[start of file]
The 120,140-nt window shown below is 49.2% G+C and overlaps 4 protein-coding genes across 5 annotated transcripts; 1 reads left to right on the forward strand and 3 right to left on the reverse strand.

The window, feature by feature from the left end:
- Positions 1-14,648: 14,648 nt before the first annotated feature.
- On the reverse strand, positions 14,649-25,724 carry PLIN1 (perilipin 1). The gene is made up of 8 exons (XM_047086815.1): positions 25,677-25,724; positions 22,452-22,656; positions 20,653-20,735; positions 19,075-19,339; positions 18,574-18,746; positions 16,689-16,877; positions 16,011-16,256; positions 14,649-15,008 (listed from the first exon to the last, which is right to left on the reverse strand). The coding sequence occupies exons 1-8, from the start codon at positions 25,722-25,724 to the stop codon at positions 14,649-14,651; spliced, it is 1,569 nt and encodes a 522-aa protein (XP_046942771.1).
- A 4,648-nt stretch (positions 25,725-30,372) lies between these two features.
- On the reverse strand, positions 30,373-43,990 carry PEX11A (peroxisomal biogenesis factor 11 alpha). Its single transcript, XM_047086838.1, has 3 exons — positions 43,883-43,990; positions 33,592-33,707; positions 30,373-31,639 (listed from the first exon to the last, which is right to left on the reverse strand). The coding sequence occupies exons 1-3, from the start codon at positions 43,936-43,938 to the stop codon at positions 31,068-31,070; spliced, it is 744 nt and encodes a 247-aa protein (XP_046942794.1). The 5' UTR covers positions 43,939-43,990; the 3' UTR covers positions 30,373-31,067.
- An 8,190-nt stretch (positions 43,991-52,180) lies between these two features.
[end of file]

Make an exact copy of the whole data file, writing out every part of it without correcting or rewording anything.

The 120,140-nt window shown below is 49.2% G+C and overlaps 4 protein-coding genes across 5 annotated transcripts; 1 reads left to right on the forward strand and 3 right to left on the reverse strand.

The window, feature by feature from the left end:
- Positions 1-14,648: 14,648 nt before the first annotated feature.
- On the reverse strand, positions 14,649-25,724 carry PLIN1 (perilipin 1). The gene is made up of 8 exons (XM_047086815.1): positions 25,677-25,724; positions 22,452-22,656; positions 20,653-20,735; positions 19,075-19,339; positions 18,574-18,746; positions 16,689-16,877; positions 16,011-16,256; positions 14,649-15,008 (listed from the first exon to the last, which is right to left on the reverse strand). The coding sequence occupies exons 1-8, from the start codon at positions 25,722-25,724 to the stop codon at positions 14,649-14,651; spliced, it is 1,569 nt and encodes a 522-aa protein (XP_046942771.1).
- A 4,648-nt stretch (positions 25,725-30,372) lies between these two features.
- On the reverse strand, positions 30,373-43,990 carry PEX11A (peroxisomal biogenesis factor 11 alpha). Its single transcript, XM_047086838.1, has 3 exons — positions 43,883-43,990; positions 33,592-33,707; positions 30,373-31,639 (listed from the first exon to the last, which is right to left on the reverse strand). The coding sequence occupies exons 1-3, from the start codon at positions 43,936-43,938 to the stop codon at positions 31,068-31,070; spliced, it is 744 nt and encodes a 247-aa protein (XP_046942794.1). The 5' UTR covers positions 43,939-43,990; the 3' UTR covers positions 30,373-31,067.
- An 8,190-nt stretch (positions 43,991-52,180) lies between these two features.